The shadow of a Dance in America taping is also felt here — Bart Cook's Melancholic, with his phenomenal backbend, and Adam Lüders, who was so Phlegmatic he could hardly get on stage. Yet this was a gratifying 4 T's, less savage than the one I saw from the Paris Opera Ballet in 2003, more secure than Boston Ballet's from 2007. The three Theme couples were exemplary; only the quartet of Phlegmatic ladies languished. Savannah Lowery in Sanguinic flashed dangerous legs at Jared Angle; Ellen Bar in Choleric was, as Alastair Macaulay described her part in the New York Times, "an unexploded bomb."
Vienna Waltzes only seems to restore order — Vienna is, after all, Rudolf Sieczynski's "city of my dreams." It's also the city of Arthur Schnitzler and Harry Lime. Balanchine's title is an innocent (?) deception: there are four waltzes and a polka. The opener, Johann Strauss's Tales from the Vienna Woods, suggests a place where you go to meet your lover, not your spouse. In that mirrored Rosenkavalier finale, the ballerina dances with her partner and with her invisible Dream Guy (Mr. B?). It's Coppélia from the other side of the looking glass.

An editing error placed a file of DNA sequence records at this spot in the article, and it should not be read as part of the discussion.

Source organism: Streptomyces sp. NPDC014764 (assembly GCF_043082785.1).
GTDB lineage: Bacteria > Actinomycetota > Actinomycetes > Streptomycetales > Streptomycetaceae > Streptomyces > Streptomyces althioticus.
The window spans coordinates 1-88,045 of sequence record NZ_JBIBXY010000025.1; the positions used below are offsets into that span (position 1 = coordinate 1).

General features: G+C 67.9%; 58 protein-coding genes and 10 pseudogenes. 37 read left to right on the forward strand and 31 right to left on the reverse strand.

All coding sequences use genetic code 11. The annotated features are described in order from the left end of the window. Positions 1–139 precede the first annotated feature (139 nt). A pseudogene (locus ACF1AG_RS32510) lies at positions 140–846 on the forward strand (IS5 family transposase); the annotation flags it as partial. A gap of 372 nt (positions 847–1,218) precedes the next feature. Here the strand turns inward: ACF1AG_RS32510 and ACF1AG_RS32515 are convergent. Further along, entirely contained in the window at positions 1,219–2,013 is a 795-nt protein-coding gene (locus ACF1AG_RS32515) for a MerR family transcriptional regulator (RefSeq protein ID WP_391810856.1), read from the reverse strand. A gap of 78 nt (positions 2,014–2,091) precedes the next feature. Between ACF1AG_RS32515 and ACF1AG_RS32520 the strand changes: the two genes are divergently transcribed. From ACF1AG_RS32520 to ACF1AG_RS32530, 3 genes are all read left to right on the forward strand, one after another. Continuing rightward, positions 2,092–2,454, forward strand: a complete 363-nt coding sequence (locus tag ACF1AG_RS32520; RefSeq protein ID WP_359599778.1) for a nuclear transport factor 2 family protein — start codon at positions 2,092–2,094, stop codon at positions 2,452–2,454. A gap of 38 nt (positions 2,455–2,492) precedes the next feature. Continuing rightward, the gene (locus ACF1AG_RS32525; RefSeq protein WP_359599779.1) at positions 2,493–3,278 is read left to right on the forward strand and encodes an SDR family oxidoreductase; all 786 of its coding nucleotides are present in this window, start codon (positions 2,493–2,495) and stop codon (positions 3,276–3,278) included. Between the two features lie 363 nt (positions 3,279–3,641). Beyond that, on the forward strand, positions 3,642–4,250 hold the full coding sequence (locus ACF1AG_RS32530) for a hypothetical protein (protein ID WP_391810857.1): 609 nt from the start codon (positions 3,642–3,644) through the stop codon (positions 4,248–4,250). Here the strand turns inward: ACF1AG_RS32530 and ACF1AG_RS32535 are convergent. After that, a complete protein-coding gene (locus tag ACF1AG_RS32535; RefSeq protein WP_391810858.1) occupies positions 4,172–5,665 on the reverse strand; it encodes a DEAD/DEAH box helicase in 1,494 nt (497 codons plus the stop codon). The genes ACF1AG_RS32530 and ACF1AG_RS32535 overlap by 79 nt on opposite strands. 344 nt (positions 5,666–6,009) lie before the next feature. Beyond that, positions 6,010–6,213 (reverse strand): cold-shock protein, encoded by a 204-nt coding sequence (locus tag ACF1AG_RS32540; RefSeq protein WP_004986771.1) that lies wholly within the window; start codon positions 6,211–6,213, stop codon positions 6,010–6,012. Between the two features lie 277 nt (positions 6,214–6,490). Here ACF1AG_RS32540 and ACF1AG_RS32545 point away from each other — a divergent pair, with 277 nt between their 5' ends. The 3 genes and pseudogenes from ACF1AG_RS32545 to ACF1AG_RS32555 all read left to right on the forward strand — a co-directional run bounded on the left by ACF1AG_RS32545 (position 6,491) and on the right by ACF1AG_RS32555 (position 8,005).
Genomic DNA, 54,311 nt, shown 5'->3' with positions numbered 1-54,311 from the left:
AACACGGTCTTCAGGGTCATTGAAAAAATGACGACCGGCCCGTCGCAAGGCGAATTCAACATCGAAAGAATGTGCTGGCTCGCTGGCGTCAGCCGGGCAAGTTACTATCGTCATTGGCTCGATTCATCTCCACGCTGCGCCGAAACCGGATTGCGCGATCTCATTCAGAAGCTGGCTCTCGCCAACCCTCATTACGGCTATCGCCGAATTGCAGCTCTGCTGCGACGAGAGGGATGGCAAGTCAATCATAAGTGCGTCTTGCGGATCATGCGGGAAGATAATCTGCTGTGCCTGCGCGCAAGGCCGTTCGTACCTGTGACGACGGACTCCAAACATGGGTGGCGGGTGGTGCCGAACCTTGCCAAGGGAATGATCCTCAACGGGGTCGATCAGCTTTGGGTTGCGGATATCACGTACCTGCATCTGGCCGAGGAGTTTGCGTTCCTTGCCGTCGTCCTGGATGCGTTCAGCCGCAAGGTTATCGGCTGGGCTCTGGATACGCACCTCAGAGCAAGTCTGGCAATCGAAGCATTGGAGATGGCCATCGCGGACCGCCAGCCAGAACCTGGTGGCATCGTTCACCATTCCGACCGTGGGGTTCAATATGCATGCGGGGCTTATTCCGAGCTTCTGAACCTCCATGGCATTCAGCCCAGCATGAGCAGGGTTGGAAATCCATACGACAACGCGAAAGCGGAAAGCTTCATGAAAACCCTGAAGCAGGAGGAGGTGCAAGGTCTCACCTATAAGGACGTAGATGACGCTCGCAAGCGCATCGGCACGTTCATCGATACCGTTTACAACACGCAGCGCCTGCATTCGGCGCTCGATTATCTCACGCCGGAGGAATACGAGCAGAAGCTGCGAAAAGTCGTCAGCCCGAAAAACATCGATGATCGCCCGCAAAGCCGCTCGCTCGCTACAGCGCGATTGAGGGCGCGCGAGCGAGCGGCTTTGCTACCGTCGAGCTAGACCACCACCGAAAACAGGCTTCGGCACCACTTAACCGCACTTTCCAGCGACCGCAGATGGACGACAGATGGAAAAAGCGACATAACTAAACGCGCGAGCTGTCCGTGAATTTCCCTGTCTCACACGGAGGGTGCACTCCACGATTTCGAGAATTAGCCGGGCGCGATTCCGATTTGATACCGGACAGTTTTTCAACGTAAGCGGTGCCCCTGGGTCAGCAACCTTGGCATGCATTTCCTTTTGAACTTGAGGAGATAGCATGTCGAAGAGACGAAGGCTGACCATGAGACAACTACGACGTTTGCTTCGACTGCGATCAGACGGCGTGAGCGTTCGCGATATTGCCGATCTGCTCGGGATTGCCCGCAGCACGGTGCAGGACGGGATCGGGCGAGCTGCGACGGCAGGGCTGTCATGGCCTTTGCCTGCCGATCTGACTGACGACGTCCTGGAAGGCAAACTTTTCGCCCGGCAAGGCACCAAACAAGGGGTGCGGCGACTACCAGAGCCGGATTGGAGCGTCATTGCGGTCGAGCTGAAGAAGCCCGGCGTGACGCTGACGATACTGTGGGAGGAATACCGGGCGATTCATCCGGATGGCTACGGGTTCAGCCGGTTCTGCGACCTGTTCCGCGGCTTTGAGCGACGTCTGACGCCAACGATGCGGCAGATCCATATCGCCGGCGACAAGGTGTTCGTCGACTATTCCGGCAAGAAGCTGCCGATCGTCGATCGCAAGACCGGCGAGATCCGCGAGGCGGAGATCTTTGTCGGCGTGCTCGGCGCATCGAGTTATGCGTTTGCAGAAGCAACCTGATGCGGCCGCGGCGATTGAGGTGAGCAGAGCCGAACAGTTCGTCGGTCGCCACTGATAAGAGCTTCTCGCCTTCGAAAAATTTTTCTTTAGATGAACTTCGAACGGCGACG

Darci Kistler didn't seem comfortable dancing with Charles Askegard or her invisible partner: her gestures when she was alone read as mannered rather than yearning. But there was good work from Sara Mearns and Tyler Angle in the Vienna Woods, Benjamin Millepied in Strauss's Voices of Spring, a leggy Hyltin in his Explosions-Polka, and Jenifer Ringer as the skittish Widow of Franz Lehár's Gold andSilver Waltz. The orchestra under Fayçal Karoui surged into the Rosenkavalier beat, as you must in Richard Strauss waltzes, and the dancers surged as well.
"No ballets are more rewatchable than Balanchine's; to return to them, even after decades of acquaintance, is usually to recognize new points that you'd previously looked at without really seeing," Macaulay wrote in his review of this program. He might have stretched "usually" into "always."
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